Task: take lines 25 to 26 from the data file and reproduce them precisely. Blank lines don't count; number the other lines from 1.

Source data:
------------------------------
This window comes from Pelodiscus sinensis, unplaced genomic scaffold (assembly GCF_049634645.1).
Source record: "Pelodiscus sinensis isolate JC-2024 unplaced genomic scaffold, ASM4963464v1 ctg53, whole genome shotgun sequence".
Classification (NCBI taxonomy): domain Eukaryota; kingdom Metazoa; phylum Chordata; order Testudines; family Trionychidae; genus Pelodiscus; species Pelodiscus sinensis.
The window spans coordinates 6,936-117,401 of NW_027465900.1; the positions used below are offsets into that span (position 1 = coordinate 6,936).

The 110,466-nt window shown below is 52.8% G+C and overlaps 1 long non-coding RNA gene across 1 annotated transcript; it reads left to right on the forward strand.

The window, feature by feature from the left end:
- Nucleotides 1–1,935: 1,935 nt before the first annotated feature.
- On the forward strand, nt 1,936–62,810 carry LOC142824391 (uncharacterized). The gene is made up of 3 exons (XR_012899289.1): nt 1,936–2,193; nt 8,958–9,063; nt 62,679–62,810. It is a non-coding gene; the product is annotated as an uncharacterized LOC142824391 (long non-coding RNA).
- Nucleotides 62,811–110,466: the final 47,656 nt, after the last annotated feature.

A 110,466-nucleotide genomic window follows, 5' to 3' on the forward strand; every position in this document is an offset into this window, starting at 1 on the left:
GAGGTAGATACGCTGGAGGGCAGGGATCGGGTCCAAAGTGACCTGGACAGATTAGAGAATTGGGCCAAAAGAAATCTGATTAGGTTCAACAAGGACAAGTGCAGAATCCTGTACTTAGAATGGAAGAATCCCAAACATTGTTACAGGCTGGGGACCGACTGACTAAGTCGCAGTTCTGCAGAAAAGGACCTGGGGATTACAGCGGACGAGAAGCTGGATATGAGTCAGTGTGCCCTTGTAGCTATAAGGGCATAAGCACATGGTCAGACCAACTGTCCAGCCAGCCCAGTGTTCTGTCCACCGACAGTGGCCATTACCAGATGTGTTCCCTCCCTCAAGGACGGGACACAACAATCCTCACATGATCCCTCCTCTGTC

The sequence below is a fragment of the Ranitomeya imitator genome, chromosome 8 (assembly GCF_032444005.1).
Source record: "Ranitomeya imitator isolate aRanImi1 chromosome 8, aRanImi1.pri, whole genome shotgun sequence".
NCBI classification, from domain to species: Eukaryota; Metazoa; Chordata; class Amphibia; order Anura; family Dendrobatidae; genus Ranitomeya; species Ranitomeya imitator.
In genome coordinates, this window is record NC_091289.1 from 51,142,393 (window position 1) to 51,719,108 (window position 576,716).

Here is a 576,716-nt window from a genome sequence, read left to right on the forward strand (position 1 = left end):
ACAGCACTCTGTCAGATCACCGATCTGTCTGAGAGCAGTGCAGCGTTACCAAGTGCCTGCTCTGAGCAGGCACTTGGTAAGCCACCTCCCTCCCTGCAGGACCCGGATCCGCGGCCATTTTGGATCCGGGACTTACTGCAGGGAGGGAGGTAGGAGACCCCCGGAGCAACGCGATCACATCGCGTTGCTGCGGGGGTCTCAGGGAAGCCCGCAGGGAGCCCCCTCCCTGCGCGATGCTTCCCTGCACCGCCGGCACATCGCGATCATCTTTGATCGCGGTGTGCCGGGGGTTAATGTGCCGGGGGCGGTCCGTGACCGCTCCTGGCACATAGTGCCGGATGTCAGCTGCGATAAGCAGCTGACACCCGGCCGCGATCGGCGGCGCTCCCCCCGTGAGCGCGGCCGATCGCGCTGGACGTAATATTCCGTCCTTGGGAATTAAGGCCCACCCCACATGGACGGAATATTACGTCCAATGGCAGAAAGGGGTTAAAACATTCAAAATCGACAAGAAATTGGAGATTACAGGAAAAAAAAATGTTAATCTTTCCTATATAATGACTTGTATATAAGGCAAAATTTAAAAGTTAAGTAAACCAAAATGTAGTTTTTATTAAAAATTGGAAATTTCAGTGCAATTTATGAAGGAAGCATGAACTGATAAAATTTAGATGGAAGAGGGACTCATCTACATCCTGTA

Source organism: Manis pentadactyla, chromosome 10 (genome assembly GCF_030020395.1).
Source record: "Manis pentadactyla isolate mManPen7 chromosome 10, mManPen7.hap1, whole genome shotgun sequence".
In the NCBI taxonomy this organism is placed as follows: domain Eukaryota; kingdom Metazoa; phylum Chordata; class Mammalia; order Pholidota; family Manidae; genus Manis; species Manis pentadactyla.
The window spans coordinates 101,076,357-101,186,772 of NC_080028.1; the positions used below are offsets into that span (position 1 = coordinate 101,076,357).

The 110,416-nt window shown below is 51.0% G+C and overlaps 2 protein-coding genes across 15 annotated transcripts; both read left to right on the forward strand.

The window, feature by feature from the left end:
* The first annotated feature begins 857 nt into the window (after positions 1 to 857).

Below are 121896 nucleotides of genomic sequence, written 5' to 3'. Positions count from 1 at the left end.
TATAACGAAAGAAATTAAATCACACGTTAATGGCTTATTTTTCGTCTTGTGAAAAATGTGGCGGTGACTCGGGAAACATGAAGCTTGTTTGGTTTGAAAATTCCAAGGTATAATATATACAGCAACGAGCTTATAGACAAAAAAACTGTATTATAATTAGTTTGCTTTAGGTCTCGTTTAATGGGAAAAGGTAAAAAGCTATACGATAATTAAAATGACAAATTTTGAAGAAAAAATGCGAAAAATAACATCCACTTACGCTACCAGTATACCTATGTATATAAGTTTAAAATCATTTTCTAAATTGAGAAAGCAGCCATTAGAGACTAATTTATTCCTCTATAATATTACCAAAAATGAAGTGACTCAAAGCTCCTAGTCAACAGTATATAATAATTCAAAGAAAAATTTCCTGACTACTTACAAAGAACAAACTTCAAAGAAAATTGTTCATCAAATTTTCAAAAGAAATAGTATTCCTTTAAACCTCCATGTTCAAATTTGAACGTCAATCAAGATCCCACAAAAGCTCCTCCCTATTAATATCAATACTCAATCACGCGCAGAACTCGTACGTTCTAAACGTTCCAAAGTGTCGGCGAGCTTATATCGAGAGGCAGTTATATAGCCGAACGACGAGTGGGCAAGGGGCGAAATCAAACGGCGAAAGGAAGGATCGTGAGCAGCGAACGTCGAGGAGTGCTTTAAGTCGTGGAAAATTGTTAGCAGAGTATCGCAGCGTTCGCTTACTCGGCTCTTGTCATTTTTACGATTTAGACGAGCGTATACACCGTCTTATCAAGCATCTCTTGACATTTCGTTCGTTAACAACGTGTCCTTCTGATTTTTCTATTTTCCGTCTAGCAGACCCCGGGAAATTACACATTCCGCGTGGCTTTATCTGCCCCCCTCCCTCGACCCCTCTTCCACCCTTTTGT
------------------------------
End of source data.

Below are 121896 nucleotides of genomic sequence, written 5' to 3'. Positions count from 1 at the left end.
TATAACGAAAGAAATTAAATCACACGTTAATGGCTTATTTTTCGTCTTGTGAAAAATGTGGCGGTGACTCGGGAAACATGAAGCTTGTTTGGTTTGAAAATTCCAAGGTATAATATATACAGCAACGAGCTTATAGACAAAAAAACTGTATTATAATTAGTTTGCTTTAGGTCTCGTTTAATGGGAAAAGGTAAAAAGCTATACGATAATTAAAATGACAAATTTTGAAGAAAAAATGCGAAAAATAACATCCACTTACGCTACCAGTATACCTATGTATATAAGTTTAAAATCATTTTCTAAATTGAGAAAGCAGCCATTAGAGACTAATTTATTCCTCTATAATATTACCAAAAATGAAGTGACTCAAAGCTCCTAGTCAACAGTATATAATAATTCAAAGAAAAATTTCCTGACTACTTACAAAGAACAAACTTCAAAGAAAATTGTTCATCAAATTTTCAAAAGAAATAGTATTCCTTTAAACCTCCATGTTCAAATTTGAACGTCAATCAAGATCCCACAAAAGCTCCTCCCTATTAATATCAATACTCAATCACGCGCAGAACTCGTACGTTCTAAACGTTCCAAAGTGTCGGCGAGCTTATATCGAGAGGCAGTTATATAGCCGAACGACGAGTGGGCAAGGGGCGAAATCAAACGGCGAAAGGAAGGATCGTGAGCAGCGAACGTCGAGGAGTGCTTTAAGTCGTGGAAAATTGTTAGCAGAGTATCGCAGCGTTCGCTTACTCGGCTCTTGTCATTTTTACGATTTAGACGAGCGTATACACCGTCTTATCAAGCATCTCTTGACATTTCGTTCGTTAACAACGTGTCCTTCTGATTTTTCTATTTTCCGTCTAGCAGACCCCGGGAAATTACACATTCCGCGTGGCTTTATCTGCCCCCCTCCCTCGACCCCTCTTCCACCCTTTTGT